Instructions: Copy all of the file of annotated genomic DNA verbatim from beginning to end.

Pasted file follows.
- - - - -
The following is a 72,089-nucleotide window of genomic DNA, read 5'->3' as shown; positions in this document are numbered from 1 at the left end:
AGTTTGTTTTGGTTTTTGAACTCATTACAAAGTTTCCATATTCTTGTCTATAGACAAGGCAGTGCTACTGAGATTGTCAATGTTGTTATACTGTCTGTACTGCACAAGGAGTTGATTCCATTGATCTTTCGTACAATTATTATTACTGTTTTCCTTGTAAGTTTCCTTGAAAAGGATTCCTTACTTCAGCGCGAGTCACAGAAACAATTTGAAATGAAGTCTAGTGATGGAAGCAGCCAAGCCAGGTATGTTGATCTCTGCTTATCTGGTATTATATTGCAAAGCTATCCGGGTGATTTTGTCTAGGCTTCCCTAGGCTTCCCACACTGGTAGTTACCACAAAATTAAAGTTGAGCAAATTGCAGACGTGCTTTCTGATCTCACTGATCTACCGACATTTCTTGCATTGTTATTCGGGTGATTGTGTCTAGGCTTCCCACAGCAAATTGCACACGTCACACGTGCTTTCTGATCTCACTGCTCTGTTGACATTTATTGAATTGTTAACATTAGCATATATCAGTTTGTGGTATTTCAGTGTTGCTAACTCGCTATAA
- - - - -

The following is a 72,089-nucleotide window of genomic DNA, read 5'->3' as shown; positions in this document are numbered from 1 at the left end:
AGTTTGTTTTGGTTTTTGAACTCATTACAAAGTTTCCATATTCTTGTCTATAGACAAGGCAGTGCTACTGAGATTGTCAATGTTGTTATACTGTCTGTACTGCACAAGGAGTTGATTCCATTGATCTTTCGTACAATTATTATTACTGTTTTCCTTGTAAGTTTCCTTGAAAAGGATTCCTTACTTCAGCGCGAGTCACAGAAACAATTTGAAATGAAGTCTAGTGATGGAAGCAGCCAAGCCAGGTATGTTGATCTCTGCTTATCTGGTATTATATTGCAAAGCTATCCGGGTGATTTTGTCTAGGCTTCCCTAGGCTTCCCACACTGGTAGTTACCACAAAATTAAAGTTGAGCAAATTGCAGACGTGCTTTCTGATCTCACTGATCTACCGACATTTCTTGCATTGTTATTCGGGTGATTGTGTCTAGGCTTCCCACAGCAAATTGCACACGTCACACGTGCTTTCTGATCTCACTGCTCTGTTGACATTTATTGAATTGTTAACATTAGCATATATCAGTTTGTGGTATTTCAGTGTTGCTAACTCGCTATAA